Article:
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I'm trying to figure out what kind of control the favorites bar is in IE/Firefox, etc. Basically something that you can visually store bookmarks on, move around, delete easily.

I've tried doing something with a ToolBar, and while I can add buttons and make them work like I want, deleting and rearranging them is problematic. I also tried listviews, but getting them to display correctly is proving difficult. Maybe something like large icon view, without the icons.

I'm just looking for something where people can bookmark Navigation Pages to go back to one they were looking at before.

Edit:
I guess I don't really even care about the rearranging all that much. I'm just trying to figure out how to

  1. Add them progmatically
  2. Make them clickable, with a click event
  3. Delete them when I don't want them any more

I've tried this as a test:

    <ListView Grid.Row="1" Name="ListView1">
        <WrapPanel>
            <WrapPanel.ContextMenu>
                <ContextMenu>
                    <MenuItem Name="mnuDelete" Header="Delete" />
                </ContextMenu>
            </WrapPanel.ContextMenu>
            <Button Name="AddSite">+</Button>
            <ListViewItem Content="Test 1" />
            <ListViewItem Content="Test 2" />
        </WrapPanel>
    </ListView>

But I can't even select either of the listviewitems, let alone click on them. If I right click on one, it doesn't tell me which one I've clicked on in the context menu event handler.
It's frustrating because in WinForms I would have had this done already. I can't wait until I've picked up enough so that WPF just starts clicking. I feel like I'm moving from VB6 to VB.Net all over again, but more so.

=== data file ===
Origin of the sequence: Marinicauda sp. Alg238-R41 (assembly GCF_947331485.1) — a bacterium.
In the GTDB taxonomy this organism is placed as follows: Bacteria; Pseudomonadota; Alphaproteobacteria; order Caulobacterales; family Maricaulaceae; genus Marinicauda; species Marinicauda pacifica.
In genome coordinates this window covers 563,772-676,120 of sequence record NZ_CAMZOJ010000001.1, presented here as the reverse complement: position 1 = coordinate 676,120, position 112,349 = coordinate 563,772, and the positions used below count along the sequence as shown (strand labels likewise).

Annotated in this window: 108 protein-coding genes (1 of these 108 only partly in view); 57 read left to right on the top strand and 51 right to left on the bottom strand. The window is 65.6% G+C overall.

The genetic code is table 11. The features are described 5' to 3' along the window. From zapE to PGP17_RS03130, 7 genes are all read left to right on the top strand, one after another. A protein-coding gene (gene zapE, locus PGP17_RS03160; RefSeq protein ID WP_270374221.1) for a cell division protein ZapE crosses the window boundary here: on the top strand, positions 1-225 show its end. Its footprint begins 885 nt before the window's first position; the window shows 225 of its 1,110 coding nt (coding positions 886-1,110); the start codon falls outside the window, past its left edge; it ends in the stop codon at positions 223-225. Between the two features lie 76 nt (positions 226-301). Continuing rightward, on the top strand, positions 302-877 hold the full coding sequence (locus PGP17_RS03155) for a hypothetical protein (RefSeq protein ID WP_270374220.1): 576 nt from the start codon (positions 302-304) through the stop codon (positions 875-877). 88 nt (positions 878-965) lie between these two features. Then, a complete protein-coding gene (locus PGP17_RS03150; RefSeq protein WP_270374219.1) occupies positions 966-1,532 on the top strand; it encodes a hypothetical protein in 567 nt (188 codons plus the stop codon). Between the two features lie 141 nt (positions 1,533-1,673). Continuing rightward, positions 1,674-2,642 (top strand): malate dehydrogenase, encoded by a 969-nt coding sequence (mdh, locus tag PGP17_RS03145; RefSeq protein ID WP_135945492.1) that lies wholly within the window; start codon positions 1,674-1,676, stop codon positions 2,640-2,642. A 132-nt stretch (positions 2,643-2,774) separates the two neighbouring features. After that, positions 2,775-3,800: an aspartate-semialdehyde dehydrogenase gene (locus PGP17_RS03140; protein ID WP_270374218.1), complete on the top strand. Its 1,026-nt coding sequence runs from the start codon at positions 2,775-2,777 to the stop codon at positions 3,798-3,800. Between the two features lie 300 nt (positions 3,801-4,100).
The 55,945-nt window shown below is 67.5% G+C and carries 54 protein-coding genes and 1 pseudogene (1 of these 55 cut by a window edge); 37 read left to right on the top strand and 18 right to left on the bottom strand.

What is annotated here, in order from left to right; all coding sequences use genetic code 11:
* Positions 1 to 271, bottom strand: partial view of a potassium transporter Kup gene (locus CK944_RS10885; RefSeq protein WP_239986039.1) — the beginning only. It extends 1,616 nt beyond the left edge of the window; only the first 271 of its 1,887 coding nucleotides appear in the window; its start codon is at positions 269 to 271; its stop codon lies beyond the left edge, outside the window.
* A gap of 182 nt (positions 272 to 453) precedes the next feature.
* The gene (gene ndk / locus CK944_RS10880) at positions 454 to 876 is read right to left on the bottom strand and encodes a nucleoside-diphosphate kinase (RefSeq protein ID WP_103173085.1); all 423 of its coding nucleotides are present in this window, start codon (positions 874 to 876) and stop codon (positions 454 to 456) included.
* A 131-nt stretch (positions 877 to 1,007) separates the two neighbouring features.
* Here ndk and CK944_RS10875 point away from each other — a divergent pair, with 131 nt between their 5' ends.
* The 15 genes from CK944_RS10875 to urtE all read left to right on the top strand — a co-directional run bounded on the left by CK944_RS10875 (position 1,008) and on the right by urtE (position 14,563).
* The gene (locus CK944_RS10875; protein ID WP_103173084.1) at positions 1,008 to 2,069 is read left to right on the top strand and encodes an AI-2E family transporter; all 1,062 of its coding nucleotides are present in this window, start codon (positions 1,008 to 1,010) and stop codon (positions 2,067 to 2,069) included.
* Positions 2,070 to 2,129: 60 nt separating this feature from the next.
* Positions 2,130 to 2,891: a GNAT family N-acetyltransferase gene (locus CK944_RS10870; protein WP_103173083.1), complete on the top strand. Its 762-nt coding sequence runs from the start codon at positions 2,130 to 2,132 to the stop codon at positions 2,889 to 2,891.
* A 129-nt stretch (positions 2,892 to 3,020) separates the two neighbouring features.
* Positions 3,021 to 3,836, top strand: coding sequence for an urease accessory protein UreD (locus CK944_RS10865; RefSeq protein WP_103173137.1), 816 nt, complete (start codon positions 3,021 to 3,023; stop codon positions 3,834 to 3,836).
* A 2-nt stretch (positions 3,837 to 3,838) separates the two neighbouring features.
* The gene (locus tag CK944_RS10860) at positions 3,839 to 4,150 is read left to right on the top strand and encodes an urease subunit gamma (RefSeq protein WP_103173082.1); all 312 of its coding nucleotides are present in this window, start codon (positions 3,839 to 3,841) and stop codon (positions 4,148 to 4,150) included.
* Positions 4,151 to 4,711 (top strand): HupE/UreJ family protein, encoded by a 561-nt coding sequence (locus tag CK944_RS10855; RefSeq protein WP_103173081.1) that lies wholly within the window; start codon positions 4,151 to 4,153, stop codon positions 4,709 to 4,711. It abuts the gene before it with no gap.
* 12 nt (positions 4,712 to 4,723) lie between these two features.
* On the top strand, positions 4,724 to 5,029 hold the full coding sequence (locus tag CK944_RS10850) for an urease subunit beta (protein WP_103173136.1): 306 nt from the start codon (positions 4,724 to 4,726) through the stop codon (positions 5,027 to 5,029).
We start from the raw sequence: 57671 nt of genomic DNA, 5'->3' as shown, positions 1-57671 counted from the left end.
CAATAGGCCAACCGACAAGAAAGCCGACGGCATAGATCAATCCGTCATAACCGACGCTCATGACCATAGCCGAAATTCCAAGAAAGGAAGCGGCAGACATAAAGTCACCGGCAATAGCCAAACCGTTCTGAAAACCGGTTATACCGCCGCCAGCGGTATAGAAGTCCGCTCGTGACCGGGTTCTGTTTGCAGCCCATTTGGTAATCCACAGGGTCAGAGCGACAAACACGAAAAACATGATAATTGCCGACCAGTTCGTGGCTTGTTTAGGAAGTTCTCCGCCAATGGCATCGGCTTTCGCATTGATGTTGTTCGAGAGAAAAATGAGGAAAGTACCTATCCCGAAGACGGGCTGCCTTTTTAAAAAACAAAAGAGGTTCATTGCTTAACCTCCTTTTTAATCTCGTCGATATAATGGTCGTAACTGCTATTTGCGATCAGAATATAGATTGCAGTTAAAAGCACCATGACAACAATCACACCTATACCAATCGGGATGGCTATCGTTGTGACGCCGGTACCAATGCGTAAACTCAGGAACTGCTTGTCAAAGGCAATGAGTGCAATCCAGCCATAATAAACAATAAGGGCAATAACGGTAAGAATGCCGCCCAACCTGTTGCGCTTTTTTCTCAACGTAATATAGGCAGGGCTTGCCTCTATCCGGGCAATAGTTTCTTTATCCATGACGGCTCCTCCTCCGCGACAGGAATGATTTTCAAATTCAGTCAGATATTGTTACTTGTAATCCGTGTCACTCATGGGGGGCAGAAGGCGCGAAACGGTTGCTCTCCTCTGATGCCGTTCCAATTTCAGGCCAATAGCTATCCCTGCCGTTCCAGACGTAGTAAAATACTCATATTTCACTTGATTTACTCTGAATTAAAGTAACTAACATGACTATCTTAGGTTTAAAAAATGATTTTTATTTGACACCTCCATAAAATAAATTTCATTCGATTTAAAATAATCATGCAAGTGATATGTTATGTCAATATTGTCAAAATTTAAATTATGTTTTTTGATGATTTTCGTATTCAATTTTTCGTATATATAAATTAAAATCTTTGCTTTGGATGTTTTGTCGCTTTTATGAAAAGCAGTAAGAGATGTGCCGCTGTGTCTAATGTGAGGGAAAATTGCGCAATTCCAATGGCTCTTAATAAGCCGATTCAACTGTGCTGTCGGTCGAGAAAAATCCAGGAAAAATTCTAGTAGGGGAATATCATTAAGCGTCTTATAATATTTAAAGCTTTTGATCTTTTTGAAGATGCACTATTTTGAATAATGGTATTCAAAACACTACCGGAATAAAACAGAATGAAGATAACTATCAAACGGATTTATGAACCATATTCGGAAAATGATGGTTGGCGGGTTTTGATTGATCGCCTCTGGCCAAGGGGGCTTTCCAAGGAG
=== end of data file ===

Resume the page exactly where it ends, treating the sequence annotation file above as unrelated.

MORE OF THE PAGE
share|improve this question
    
It's just a ListBox with drag-n-drop support. And this rearranging is the most difficult part. I remember some articles, but it isn't easy to take them and apply to your own list box. – vorrtex Apr 30 '11 at 17:05
    
I haven't really tried listboxes in WPF yet. Would one work better than a listview? It seems like this would be similar to a listview with icon view selected. – AndyD273 May 2 '11 at 19:53
    
actually ListView and ListBox are almost the same in WPF. ListView inherits from ListBox, it only adds a View property that you can use to assign a predefined layout (like a GridView) – Thomas Levesque May 2 '11 at 21:13
    
I'm really going to have to study these things. maybe get a book or two... It's cooling having so much customability, but I miss the built in features that I have to do for myself now, or at least learn the new names of/thought patterns. – AndyD273 May 2 '11 at 21:19
up vote 1 down vote accepted

So I think I got it working the way I want, minus the reordering.
I can live with that for now.

XAML:

<Window x:Class="MainWindow"
    xmlns="http://schemas.microsoft.com/winfx/2006/xaml/presentation"
    xmlns:x="http://schemas.microsoft.com/winfx/2006/xaml"
    Title="Tracks" Height="350" Width="525">
    <Grid>
        <Grid.RowDefinitions>
            <RowDefinition Height="20" />
            <RowDefinition Height="26" />
            <RowDefinition Height="265*" />
        </Grid.RowDefinitions>
        <Menu Name="Menu1" />
        <Frame Grid.Row="2" Name="Frame1" Source="PageSearchResults.xaml" />